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Fearless Crusader Or Self Serving Kingpin?


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FEARLESS CRUSADER OR SELF-SERVING KINGPIN?

In a ballroom a stone's throw from the Capitol, 800 lawyers, lobbyists, and lawmakers gathered on Oct. 8 to pay tribute to a giant of Washington: Representative John D. Dingell. Just before the $750-a-head dinner held by the liberal Center for National Policy, guests bowed their heads for an invocation thanking God for Dingell, "protector of the powerless and the voiceless." Big John, as he is known, couldn't have put it better himself. In 36 years in Congress, the 65-year-old Michigan Democrat has earned a reputation as a tribune of the people--scourge of greedy corporate executives and pettifogging bureaucrats alike.

That the guest list included high-priced lobbyists for hundreds of companies such as Arco, Monsanto, Philip Morris, and USX was testimony to Dingell's reach and the fear he inspires. In fact, many lobbyists owe their livelihood to Dingell and his Energy & Commerce Committee. The chairman's influence and fondness for well-publicized investigations have made him one of the most powerful of Potomac potentates. But increasingly, critics say, Dingell has become intoxicated with his own importance and is blocking legislation crucial to business.

Dingell, who received none of the $600,000 the dinner netted, sees no irony in being feted by corporate lobbyists. "I'm lending my name to a fine think tank," he says. "I'm not for sale to somebody who's holding a dinner in my honor." Dingell points out that any group of lobbyists is bound to include some who have business before his panel because "there isn't an industry in the country not touched by our committee."That's no exaggeration. Energy & Commerce oversees telecommunications, securities, the environment, autos, railroads, oil and gas, health care, and nuclear power--economic sectors that account for 75% of gross national product.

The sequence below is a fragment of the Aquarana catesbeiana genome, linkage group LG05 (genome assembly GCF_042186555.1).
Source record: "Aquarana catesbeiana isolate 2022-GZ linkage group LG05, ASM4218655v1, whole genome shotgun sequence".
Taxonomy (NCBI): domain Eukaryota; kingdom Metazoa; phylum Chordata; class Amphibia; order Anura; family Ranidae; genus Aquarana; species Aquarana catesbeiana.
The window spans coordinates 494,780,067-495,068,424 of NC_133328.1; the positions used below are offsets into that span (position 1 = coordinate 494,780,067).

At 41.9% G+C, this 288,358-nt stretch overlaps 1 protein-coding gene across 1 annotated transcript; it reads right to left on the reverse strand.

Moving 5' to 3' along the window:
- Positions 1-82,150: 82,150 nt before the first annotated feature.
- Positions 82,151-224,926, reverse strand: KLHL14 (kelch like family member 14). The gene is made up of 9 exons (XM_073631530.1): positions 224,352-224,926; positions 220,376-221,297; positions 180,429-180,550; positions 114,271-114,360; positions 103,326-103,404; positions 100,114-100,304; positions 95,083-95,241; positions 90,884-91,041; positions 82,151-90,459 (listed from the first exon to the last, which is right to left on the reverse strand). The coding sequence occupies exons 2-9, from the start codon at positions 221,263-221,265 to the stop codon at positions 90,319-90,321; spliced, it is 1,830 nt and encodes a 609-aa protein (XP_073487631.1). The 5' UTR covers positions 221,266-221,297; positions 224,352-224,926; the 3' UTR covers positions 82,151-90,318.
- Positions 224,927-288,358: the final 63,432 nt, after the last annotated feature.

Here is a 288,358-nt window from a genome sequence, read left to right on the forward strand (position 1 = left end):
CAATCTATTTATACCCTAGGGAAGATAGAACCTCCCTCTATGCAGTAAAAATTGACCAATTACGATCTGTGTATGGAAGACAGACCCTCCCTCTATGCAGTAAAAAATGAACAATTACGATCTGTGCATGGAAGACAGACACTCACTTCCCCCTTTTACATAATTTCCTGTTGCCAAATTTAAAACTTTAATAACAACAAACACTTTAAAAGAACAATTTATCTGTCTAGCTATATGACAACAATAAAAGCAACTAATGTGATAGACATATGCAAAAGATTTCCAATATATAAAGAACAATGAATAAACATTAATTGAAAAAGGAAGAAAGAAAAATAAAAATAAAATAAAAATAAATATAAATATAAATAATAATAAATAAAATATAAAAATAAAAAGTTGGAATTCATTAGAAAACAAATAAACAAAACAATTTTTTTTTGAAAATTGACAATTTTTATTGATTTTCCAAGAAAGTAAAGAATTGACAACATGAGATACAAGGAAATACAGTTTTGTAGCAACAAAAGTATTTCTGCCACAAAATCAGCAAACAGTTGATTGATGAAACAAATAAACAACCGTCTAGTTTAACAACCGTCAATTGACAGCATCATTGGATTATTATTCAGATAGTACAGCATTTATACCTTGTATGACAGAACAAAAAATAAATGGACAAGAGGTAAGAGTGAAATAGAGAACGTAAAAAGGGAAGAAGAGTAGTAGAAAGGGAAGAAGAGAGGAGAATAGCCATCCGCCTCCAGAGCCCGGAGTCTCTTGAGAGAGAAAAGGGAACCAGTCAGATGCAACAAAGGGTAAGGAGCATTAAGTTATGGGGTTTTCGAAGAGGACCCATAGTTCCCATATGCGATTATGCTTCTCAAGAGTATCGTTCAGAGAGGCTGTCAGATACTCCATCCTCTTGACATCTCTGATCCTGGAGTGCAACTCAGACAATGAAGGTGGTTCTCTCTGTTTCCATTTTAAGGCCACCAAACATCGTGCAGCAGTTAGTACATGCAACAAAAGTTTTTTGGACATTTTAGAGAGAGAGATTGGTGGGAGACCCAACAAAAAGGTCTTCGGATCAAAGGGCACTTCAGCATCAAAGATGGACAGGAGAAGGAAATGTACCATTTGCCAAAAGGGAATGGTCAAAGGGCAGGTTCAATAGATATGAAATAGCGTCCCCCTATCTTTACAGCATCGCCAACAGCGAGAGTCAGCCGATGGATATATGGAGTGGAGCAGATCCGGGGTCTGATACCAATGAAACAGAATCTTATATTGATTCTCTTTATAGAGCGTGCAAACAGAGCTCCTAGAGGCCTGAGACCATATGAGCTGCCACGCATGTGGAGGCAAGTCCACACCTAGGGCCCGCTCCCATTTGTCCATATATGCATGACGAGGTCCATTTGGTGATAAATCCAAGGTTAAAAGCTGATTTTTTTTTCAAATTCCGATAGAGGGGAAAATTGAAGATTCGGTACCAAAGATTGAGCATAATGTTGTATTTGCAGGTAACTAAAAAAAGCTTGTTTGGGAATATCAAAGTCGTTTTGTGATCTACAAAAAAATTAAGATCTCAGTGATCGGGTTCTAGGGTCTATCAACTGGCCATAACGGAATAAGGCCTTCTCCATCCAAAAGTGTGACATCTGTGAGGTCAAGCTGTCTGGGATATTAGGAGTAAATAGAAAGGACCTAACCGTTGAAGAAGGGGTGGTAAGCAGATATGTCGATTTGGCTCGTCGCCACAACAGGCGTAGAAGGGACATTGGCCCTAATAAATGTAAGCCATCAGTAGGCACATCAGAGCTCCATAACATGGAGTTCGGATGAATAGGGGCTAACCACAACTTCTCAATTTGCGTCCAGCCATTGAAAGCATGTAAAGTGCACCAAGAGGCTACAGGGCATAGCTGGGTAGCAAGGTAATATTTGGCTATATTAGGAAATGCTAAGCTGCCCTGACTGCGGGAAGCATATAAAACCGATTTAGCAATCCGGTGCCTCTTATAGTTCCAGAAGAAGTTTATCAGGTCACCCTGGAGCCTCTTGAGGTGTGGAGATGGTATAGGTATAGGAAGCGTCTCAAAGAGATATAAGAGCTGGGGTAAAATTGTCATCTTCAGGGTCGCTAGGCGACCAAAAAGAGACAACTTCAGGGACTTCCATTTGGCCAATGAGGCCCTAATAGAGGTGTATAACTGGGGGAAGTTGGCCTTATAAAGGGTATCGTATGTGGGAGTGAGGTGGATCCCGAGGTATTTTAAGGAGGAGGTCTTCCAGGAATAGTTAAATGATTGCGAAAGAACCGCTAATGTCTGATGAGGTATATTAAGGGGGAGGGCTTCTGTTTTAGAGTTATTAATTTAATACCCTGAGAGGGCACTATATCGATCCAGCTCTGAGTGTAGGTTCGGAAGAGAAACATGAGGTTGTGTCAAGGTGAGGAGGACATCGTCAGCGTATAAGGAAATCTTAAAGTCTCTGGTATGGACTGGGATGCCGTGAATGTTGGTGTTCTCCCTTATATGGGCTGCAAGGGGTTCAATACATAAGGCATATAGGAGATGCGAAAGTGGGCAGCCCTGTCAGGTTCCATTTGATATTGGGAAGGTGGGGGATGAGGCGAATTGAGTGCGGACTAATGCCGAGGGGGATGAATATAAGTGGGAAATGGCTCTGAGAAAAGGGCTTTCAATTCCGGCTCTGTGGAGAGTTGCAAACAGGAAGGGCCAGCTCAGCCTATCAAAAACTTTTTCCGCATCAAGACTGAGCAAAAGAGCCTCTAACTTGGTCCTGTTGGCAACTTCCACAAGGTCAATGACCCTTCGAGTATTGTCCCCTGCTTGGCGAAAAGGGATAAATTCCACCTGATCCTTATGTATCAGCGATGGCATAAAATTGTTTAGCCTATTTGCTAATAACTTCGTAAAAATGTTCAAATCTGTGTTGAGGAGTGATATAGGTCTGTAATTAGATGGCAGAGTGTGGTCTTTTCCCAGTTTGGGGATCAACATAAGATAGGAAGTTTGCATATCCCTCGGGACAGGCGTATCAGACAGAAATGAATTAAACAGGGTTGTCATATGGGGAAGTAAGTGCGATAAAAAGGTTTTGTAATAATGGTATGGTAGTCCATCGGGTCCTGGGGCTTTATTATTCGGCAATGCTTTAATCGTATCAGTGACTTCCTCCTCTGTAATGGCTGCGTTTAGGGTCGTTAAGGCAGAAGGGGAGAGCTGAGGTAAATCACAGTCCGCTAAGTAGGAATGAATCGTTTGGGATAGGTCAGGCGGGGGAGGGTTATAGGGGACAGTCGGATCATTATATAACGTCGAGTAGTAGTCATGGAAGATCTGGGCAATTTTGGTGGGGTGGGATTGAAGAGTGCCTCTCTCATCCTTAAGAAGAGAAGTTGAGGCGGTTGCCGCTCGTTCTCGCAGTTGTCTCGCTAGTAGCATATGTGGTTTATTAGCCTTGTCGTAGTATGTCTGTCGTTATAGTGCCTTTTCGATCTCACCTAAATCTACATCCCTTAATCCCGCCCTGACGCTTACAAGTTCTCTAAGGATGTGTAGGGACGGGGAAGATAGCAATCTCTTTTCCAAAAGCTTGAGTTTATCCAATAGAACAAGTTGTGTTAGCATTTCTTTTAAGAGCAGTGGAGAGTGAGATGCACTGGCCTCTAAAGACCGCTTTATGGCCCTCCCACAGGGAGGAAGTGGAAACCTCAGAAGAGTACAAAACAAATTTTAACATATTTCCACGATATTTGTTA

From his perch as chairman of the oversight and investigations subcommittee, Dingell--an imposing 6-foot, 3-inch 200-pounder -- also pecks and pokes at whatever displeases him, even if it's outside his jurisdiction. For example, his high-profile probe into $640 Navy toilet seats was based on the thinnest of reeds: The Navy bought the seats from General Dynamics Corp., a publicly traded company supervised by the Securities & Exchange Commission, an agency in Dingell's purview.

Dingell wields at least partial control over half of all legislation that flows through the House's maze of committees and subcommittees. Since he became chairman in 1981, his aggressiveness has given Energy & Commerce an aura at the same time so frightening and appealing that other lawmakers clamor to serve on the panel.

TURF FIGHTS. Dingell is proud that he has used his power to protect consumers, the weak, and the downtrodden. His recent forays include unearthing fraud in scientific research, exposing bribery and falsified records in the approval of generic drugs, and uncovering overbilling of the government on university research contracts.

But after interviews with more than a dozen members of Congress, academics, and experts on the legislative branch, a view of John Dingell emerges that is far less flattering than the benevolent image portrayed at the fund-raiser. His assertiveness often crosses the line into bullying of bureaucrats, executives, and colleagues. While all lawmakers look after their districts' narrow interests, Dingell's parochialism, especially on behalf of the auto industry, can be extreme.

Although he fancies himself a foe of waste, Dingell's reluctance to yield an inch of turf can promote inefficiency in government. Earlier this year, Representative Timothy J. Penny (D-Minn.) offered a bill to consolidate all food inspections under the Agriculture Dept. The move would have cut red tape for food processors, but it would also have removed fish inspection from the Commerce Dept. and thus from oversight by Dingell's committee. When Penny apprised Dingell of his plan, the chairman "in a vulgar way told me he thought it was a worthless idea," says Penny. "Needless to say, it's not going anywhere."